Another part of the book I love is the chapters on mental training. I’ve always been frustrated by the training magnifying glass being solely aimed at physical strength, searching for clues in the microscopic, for how to gain another 2% on your isometrics to send the proj. Meanwhile those same fingerboard fanatics are a clompy-footed scared elephant clambering at the wall on the weekend. I truly believe most people have ten times more to be gained if they stopped fingerboarding and started to breathe, relax and work out how to switch into a performance headspace. The tips are there for you in these pages.

Having said all this, what’s a training book without learning how to one arm chin up on a 6mm edge then pump out 47 laps on your endurance circuit? Yes, there’s a healthy chunk of pages dedicated to how to get strong. You can have the right shoes, the best drop knee and all the mental prowess in the world, but if you can’t pull, you’ll turn into an opinionated know-it-all on some internet forum. Lord knows we have enough of them. So do yourself and the world a favour and dive deep on this chapter. There’s a tonne of fingerboarding, campusing, circuit drills, mobility, body strength exercises and everything else you’ll ever need. They start simple and easy and move into the more complex and difficult. There’ll be no stopping you after reading this chapter. Get in form, not on the forums.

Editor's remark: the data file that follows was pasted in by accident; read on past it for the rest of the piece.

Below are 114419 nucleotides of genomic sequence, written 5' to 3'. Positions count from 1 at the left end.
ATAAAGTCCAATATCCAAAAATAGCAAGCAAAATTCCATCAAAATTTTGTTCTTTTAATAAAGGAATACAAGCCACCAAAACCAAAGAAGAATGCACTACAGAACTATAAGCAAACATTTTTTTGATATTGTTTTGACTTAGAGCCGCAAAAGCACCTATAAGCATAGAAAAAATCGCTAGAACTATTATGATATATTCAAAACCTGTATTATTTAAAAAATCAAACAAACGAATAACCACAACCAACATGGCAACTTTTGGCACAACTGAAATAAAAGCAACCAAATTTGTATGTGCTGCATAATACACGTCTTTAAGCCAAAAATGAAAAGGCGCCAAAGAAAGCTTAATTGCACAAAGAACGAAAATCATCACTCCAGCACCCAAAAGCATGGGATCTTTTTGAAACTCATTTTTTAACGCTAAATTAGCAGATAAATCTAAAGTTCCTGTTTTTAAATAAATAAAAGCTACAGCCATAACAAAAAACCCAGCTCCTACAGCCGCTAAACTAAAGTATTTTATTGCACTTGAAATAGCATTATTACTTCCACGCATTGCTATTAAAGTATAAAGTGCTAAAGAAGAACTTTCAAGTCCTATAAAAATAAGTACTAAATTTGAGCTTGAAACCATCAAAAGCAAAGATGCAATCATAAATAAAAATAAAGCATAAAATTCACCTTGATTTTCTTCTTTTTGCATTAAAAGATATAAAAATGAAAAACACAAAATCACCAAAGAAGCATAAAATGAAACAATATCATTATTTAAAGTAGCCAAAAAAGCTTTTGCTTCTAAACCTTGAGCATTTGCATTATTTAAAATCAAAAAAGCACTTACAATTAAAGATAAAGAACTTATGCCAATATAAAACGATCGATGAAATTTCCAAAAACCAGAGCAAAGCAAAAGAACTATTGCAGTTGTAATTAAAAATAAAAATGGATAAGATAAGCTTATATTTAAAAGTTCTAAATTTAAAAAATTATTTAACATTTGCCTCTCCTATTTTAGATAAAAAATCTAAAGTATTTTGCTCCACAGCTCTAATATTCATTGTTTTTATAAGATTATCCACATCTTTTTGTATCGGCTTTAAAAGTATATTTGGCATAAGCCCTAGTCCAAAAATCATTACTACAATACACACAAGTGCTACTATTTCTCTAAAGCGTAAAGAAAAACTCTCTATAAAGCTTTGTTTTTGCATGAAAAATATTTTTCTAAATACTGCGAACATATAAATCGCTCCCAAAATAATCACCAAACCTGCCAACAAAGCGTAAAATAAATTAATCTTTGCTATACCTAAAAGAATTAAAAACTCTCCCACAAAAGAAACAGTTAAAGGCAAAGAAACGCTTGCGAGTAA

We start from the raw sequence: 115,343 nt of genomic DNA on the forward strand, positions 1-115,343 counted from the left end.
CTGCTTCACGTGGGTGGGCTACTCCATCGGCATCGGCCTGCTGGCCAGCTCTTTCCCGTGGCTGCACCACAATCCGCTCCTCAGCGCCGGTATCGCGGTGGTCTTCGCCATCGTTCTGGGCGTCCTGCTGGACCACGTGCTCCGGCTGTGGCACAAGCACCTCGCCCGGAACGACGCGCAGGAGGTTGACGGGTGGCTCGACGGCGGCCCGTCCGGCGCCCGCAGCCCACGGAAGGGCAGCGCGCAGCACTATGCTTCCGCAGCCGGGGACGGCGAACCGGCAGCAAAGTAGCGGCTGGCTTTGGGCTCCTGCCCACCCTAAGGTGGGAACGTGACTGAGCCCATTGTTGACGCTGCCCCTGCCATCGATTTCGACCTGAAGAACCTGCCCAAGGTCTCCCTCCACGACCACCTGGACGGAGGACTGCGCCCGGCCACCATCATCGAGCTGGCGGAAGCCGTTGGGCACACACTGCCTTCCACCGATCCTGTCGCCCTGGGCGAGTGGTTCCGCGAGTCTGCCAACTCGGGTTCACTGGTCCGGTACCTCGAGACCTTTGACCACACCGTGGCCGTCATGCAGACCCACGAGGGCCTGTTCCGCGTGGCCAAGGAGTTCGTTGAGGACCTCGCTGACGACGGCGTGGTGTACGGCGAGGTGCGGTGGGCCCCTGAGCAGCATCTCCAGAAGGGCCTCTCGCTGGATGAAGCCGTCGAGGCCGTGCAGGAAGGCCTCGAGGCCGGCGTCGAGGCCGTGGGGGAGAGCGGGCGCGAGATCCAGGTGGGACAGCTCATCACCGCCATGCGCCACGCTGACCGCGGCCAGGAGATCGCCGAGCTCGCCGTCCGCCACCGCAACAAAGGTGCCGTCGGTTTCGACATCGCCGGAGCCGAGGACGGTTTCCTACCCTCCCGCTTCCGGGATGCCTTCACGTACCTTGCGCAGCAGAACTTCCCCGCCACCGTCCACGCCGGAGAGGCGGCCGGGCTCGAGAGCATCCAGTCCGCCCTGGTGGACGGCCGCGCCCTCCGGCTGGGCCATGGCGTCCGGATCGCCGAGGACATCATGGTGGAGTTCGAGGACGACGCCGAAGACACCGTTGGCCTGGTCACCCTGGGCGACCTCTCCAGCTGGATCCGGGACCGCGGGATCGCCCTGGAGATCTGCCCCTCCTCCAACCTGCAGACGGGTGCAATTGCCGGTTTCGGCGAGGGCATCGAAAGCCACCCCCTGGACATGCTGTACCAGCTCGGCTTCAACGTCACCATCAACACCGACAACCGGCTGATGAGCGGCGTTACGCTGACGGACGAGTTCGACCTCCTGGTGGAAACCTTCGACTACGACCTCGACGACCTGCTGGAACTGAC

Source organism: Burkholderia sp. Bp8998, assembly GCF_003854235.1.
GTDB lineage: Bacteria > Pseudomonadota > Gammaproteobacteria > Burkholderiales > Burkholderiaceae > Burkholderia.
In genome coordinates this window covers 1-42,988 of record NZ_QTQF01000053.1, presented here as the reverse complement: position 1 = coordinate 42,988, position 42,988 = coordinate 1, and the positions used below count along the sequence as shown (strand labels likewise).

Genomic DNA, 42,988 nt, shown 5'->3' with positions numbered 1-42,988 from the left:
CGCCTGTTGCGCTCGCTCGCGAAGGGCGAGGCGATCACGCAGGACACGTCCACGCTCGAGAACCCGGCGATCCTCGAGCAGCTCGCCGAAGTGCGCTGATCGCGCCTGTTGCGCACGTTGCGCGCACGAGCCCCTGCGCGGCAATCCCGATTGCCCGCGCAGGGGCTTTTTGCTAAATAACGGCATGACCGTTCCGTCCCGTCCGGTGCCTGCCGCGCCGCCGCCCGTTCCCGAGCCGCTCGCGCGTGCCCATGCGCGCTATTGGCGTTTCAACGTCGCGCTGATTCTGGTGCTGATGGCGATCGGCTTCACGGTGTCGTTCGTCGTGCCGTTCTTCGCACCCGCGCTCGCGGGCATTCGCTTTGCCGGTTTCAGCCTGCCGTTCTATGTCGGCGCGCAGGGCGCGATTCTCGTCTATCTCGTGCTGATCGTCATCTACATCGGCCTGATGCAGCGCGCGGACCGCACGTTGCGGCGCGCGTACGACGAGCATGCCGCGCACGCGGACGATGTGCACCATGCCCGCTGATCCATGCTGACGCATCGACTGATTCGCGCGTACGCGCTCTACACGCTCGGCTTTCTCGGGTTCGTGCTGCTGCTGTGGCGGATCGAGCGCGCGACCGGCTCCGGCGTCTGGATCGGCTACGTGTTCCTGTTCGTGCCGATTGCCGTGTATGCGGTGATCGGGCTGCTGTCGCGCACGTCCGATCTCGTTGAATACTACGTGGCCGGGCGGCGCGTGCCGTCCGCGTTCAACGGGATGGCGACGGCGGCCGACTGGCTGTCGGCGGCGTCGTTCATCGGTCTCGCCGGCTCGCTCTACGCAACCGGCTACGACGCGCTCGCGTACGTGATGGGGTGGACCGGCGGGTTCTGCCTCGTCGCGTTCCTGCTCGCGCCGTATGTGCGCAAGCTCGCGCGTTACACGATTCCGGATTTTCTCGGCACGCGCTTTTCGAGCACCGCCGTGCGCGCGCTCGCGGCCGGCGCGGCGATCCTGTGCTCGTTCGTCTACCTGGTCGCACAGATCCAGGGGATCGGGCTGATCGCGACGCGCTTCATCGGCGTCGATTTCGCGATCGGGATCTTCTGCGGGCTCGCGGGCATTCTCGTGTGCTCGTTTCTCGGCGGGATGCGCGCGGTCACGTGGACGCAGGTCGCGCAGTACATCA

Tying all this together is the crux of any training program. Again, The Climbing Bible has the answers you’re looking for. Armed with all your new knowledge and understanding, this chapter walks you through short and long term training plans and how to structure and build them up to get you ready for your next redpoint.

One thing climbers really don’t want to talk about is the ‘I’ word. Yep, injuries. ‘La la la la everything feels fine,’ grimaced the ostrich. Pull your head out of the chalk bag and look after your niggles, armed with information. Fingers, elbows, shoulders and everything else can and will tweak, strain and break. You’re not a climber until something has gone OUCH! Word of warning though, self-diagnosis can be a fool’s game. Medical professionals have years of study and professional development behind them, not just a few pages from a book. It’s best to get checked out by someone who knows what they’re on about.

In short, after watching the final lead route at the Olympic games, Psyched Sally can pick up The Climbing Bible, having never climbed in her life and walk through every step to climb like a pro. Plus she won’t feel like a doofus, deciphering climbing jargon and missing required knowledge. Don’t be a doofus yourself though and think this is just for noobs. Having climbed for 16 years, there were some gems I found myself.

This will form the backbone of your climbing and training life. In times of struggle and disillusion you’ll be able to read back on a new mental cue. When you’ve tapped out you fingerboard adaptation, there’s another protocol. When you’re looking for a new technique drill to up your slab climbing game, it’s there.

You used to have to buy all the training books in the climbing store, now you just need one!

Published by Vertebrate Publishing, The Climbing Bible is by Martin Mobråten and Stian Christophersen, and will be available in Australia from Mountain Equipment and Climbing Anchors.